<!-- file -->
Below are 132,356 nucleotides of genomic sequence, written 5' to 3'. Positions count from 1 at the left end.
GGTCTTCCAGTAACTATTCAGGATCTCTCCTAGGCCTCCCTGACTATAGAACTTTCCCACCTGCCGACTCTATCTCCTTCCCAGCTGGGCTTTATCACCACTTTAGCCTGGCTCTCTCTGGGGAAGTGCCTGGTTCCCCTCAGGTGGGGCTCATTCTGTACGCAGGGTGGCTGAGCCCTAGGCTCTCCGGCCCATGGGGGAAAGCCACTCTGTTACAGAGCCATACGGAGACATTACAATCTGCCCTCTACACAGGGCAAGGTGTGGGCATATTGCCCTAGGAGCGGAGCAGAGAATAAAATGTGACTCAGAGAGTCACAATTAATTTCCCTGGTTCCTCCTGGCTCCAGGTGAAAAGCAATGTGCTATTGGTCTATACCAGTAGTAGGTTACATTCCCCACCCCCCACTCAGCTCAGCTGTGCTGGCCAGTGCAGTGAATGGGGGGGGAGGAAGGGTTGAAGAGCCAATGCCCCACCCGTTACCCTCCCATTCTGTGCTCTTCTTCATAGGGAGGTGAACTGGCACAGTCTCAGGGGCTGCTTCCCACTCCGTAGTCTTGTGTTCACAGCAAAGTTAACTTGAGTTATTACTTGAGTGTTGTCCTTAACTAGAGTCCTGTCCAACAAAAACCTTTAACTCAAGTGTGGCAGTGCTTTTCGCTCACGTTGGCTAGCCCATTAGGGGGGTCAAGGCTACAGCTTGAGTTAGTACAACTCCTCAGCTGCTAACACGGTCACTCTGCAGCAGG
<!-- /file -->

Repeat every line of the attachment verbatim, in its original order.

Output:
Below are 132,356 nucleotides of genomic sequence, written 5' to 3'. Positions count from 1 at the left end.
GGTCTTCCAGTAACTATTCAGGATCTCTCCTAGGCCTCCCTGACTATAGAACTTTCCCACCTGCCGACTCTATCTCCTTCCCAGCTGGGCTTTATCACCACTTTAGCCTGGCTCTCTCTGGGGAAGTGCCTGGTTCCCCTCAGGTGGGGCTCATTCTGTACGCAGGGTGGCTGAGCCCTAGGCTCTCCGGCCCATGGGGGAAAGCCACTCTGTTACAGAGCCATACGGAGACATTACAATCTGCCCTCTACACAGGGCAAGGTGTGGGCATATTGCCCTAGGAGCGGAGCAGAGAATAAAATGTGACTCAGAGAGTCACAATTAATTTCCCTGGTTCCTCCTGGCTCCAGGTGAAAAGCAATGTGCTATTGGTCTATACCAGTAGTAGGTTACATTCCCCACCCCCCACTCAGCTCAGCTGTGCTGGCCAGTGCAGTGAATGGGGGGGGAGGAAGGGTTGAAGAGCCAATGCCCCACCCGTTACCCTCCCATTCTGTGCTCTTCTTCATAGGGAGGTGAACTGGCACAGTCTCAGGGGCTGCTTCCCACTCCGTAGTCTTGTGTTCACAGCAAAGTTAACTTGAGTTATTACTTGAGTGTTGTCCTTAACTAGAGTCCTGTCCAACAAAAACCTTTAACTCAAGTGTGGCAGTGCTTTTCGCTCACGTTGGCTAGCCCATTAGGGGGGTCAAGGCTACAGCTTGAGTTAGTACAACTCCTCAGCTGCTAACACGGTCACTCTGCAGCAGG